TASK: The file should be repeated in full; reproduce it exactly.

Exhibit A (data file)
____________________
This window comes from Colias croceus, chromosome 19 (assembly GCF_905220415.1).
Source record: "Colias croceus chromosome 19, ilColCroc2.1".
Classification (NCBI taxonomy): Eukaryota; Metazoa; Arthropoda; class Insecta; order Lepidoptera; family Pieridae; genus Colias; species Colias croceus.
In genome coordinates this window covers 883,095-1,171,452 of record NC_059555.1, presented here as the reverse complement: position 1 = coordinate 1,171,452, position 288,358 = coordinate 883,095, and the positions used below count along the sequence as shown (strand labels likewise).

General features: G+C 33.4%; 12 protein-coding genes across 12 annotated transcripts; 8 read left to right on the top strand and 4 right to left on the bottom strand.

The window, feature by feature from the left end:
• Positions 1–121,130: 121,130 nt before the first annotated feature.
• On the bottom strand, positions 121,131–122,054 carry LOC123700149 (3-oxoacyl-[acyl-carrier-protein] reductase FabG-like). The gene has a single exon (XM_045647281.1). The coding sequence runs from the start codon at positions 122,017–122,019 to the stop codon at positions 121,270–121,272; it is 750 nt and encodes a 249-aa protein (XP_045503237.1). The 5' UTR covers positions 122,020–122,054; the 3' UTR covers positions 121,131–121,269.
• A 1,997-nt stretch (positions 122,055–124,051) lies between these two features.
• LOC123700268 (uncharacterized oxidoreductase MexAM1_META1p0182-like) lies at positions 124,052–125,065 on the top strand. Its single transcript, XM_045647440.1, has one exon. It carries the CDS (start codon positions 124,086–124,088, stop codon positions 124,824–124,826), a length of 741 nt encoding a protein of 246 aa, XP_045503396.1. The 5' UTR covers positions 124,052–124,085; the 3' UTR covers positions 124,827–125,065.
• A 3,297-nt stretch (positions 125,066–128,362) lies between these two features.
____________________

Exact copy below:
This window comes from Colias croceus, chromosome 19 (assembly GCF_905220415.1).
Source record: "Colias croceus chromosome 19, ilColCroc2.1".
Classification (NCBI taxonomy): Eukaryota; Metazoa; Arthropoda; class Insecta; order Lepidoptera; family Pieridae; genus Colias; species Colias croceus.
In genome coordinates this window covers 883,095-1,171,452 of record NC_059555.1, presented here as the reverse complement: position 1 = coordinate 1,171,452, position 288,358 = coordinate 883,095, and the positions used below count along the sequence as shown (strand labels likewise).

General features: G+C 33.4%; 12 protein-coding genes across 12 annotated transcripts; 8 read left to right on the top strand and 4 right to left on the bottom strand.

The window, feature by feature from the left end:
• Positions 1–121,130: 121,130 nt before the first annotated feature.
• On the bottom strand, positions 121,131–122,054 carry LOC123700149 (3-oxoacyl-[acyl-carrier-protein] reductase FabG-like). The gene has a single exon (XM_045647281.1). The coding sequence runs from the start codon at positions 122,017–122,019 to the stop codon at positions 121,270–121,272; it is 750 nt and encodes a 249-aa protein (XP_045503237.1). The 5' UTR covers positions 122,020–122,054; the 3' UTR covers positions 121,131–121,269.
• A 1,997-nt stretch (positions 122,055–124,051) lies between these two features.
• LOC123700268 (uncharacterized oxidoreductase MexAM1_META1p0182-like) lies at positions 124,052–125,065 on the top strand. Its single transcript, XM_045647440.1, has one exon. It carries the CDS (start codon positions 124,086–124,088, stop codon positions 124,824–124,826), a length of 741 nt encoding a protein of 246 aa, XP_045503396.1. The 5' UTR covers positions 124,052–124,085; the 3' UTR covers positions 124,827–125,065.
• A 3,297-nt stretch (positions 125,066–128,362) lies between these two features.